In her little book, The Simple Life, Rhonda Hetzel describes how becoming a homemaker helped her to see that it’s possible to live well in either of two ways:
- Increase your earning potential by earning as much as you possibly can
- Value becoming a skilled homemaker and change your definition of success
Certainly, by adopting the ‘slow’ approach to your home life, it’s possible not only to develop and enjoy new skills but – dare I say it – increase your happiness.
Hetzel argues that, by adopting a frugal mindset, we will naturally slow our spending thus adding value to the family ‘bottom line’ in ways that don’t involve work outside the home.
In today’s post, I’m going to explore some ways in which we can embrace the ethos of Hetzel’s ‘slow home’ philosophy.
‘In-source’ not ‘out-source’
What can you do yourself, rather than outsource it?
For a period of time last year, we employed a cleaner. The reality was that whilst this got the basics done, the cleaning was never as thorough as it would have been if we had done it ourselves. Stopping the cleaning enabled us to make a decent cost saving and – with a minimalist home – it’s not difficult to do the job ourselves.
When I was 21, I lived for a year in Switzerland as a ‘jeune-fille au-pair’. The families for whom I worked set the bar high in terms of outsourcing; they bought in a lot of help. To balance this, they worked long hours in demanding jobs. By contrast, our little family endeavours to ensure a work-life balance in terms of how we choose to live, but we do our all of our own ironing, gardening, car washing and so on. You get the picture.
Guard your hard-earned cash closely
I’ve said it before, but I’ll say it again. Don’t go to ‘shiny spending places’ because shopping is addictive. Instead of going to the mall, think how much time you’ll have to enjoy a walk in the fresh air, time to read, time to play, time to be with others.
If you need to buy something, ask yourself how much ‘life energy‘ you expended in order to be able to buy it. That is, if you think about your hourly rate of pay, how many hours did you have to work to be able to buy the item in question.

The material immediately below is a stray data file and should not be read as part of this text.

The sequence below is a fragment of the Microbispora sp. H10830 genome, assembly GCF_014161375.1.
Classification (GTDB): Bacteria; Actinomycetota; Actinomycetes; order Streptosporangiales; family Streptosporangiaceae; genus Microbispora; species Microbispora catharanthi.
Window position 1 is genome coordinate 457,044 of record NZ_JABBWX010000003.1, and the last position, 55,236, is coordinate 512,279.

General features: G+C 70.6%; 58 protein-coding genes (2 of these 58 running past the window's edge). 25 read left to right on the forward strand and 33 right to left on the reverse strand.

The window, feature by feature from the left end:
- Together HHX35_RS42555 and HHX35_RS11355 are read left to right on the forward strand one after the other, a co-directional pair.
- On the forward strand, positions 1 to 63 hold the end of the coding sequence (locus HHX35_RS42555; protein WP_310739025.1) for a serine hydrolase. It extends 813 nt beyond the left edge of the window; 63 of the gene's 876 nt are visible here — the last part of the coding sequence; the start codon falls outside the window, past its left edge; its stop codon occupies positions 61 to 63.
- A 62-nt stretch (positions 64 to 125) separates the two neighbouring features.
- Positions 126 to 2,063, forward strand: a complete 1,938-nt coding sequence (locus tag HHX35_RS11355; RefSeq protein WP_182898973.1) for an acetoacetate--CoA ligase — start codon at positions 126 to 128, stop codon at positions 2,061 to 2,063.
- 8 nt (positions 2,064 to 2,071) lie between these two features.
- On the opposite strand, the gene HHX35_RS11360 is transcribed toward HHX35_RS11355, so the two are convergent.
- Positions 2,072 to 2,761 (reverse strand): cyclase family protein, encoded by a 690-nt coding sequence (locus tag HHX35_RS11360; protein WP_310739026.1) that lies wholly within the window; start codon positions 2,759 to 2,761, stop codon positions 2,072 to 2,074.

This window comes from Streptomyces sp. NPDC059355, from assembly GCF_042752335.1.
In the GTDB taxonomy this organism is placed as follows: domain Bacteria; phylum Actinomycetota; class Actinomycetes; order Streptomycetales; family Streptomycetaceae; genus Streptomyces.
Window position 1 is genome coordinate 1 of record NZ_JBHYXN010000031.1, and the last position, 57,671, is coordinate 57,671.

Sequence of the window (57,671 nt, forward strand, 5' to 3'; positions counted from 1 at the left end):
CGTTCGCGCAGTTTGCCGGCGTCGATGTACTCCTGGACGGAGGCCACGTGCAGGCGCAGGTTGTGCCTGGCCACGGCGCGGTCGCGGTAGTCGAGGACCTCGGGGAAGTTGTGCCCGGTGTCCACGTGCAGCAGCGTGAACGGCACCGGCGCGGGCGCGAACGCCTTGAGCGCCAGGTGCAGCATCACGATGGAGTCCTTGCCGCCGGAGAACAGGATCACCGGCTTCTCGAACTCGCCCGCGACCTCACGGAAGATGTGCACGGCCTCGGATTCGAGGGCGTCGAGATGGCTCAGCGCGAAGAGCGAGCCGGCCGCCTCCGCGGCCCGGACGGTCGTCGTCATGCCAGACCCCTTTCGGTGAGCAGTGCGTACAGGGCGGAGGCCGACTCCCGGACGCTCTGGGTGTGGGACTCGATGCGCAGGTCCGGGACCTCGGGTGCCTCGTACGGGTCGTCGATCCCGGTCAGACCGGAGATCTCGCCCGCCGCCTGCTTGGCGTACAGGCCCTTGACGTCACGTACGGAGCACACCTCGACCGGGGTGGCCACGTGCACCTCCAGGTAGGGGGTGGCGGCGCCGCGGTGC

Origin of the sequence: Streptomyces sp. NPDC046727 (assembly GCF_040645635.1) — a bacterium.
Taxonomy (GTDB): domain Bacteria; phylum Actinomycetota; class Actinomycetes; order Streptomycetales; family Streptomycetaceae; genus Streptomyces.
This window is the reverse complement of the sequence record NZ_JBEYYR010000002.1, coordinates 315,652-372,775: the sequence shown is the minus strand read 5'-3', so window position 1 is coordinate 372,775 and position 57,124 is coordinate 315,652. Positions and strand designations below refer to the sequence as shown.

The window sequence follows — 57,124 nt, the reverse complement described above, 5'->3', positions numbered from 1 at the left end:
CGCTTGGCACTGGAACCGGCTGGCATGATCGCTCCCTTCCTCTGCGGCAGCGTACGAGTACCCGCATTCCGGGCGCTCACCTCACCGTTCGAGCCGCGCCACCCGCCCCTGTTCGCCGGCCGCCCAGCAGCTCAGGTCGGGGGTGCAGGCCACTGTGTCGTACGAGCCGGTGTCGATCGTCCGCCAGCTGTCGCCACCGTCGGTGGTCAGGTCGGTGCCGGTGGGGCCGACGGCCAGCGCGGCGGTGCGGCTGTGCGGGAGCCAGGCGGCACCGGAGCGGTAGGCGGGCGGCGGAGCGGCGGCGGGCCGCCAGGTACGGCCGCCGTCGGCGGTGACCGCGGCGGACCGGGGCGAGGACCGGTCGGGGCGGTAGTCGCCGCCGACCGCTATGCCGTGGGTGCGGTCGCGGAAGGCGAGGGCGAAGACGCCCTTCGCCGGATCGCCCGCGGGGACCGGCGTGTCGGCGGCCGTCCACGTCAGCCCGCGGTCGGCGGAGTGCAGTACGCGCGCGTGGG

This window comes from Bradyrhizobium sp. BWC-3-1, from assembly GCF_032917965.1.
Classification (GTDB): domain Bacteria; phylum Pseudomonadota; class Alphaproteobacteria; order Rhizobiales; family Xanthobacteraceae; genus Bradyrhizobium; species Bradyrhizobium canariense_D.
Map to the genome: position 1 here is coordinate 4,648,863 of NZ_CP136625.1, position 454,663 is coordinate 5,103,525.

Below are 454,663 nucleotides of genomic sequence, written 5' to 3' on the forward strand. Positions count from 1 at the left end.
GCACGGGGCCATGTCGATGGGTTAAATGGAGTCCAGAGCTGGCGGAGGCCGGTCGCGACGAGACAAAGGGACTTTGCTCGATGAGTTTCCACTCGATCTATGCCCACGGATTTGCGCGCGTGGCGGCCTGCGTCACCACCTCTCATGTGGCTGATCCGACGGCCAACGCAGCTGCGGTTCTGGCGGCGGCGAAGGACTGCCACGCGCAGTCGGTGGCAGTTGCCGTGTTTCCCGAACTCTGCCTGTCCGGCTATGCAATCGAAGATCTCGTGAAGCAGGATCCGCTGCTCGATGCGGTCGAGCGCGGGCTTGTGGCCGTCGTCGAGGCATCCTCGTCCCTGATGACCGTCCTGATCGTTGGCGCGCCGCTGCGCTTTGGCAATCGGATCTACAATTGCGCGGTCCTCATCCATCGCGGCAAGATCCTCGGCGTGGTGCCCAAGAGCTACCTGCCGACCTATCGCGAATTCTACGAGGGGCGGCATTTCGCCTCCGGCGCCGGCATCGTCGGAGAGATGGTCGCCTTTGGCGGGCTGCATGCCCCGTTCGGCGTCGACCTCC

I’ve written before about how slow shopping is a minimalist thing. If you are going to shop, consider buying locally-produced consumables from the market. Slow down. Enjoy being out and about. It’s the frugal way.
Make do and mend
Consider how our grandparents would have lived. It’s about going back to basics to a place that is homely and comfortable. As Hetzel says, it’s about “warm oats soaked overnight and cooked slowly rather than cornflakes; it’s home-baked bread instead of sliced white in plastic wrap.”
Now, I can hear you say, “Well, I have a full-time job, kids, a dog, a house and… and…and.”
I know. I understand. I’m with you.
Find what works for you. Minimalism isn’t a rigid construct. It’s about identifying what adds value to your life. What works for you may not work for me. For example, I don’t compromise on food (I cook virtually everything from scratch) but I have no inclination to grow my own veggies because I know that wouldn’t fit with our family way of life. Our garden, full of woody shrubs, would also need a major overhaul to enable us to grow our own.
Take inspiration from others such as Jen Gale whose Make Do and Mend Year (of buying nothing new) turned into My Make Do and Mend Life.
Alternatively, listen to the Slow Home Podcast with Brooke McAlary.
Cheryl Magyar, writing on her blog, reminds us that’s it’s possible to combine traditional practices in contemporary life, especially when we can make the most of the teachings, insights and content available at our fingertips through the internet. Harnessing the power of the web enables us to have a ready source of instruction, guidance, advice, support and knowledge. Thus, we combine new technology with enduring traditions in a positive way.
As Hetzel points out, today’s work-and-spend cycle potentially takes away the ability to do things for ourselves, disconnecting us from a sense of personal pride in what we make and what we can do.
Consider different approaches towards a ‘slow home’ that works for you.
Use what you have, before you buy more. Not keen on that particular brand of shampoo? Use it up! Don’t buy more until you have actually run out. You’ll save money if you take this approach.
Change your definition of success
Hetzel says, “I used to measure success by the amount of money I made and spent.” Her book reveals the joy in the small successes that can be achieved from the time spent at home.
Success can take many forms. It can be as simple as the satisfaction of a dish that turns out beautifully; a small DIY job around the house that you achieve yourself; time freed up to enjoy an activity you really love; or just feeling less rushed, less scheduled, less obligated.
So,what does success look like for you? Have you made attempts to slow your home? What were the outcomes? What worked well for you? What didn’t go so well? I’d love to know !
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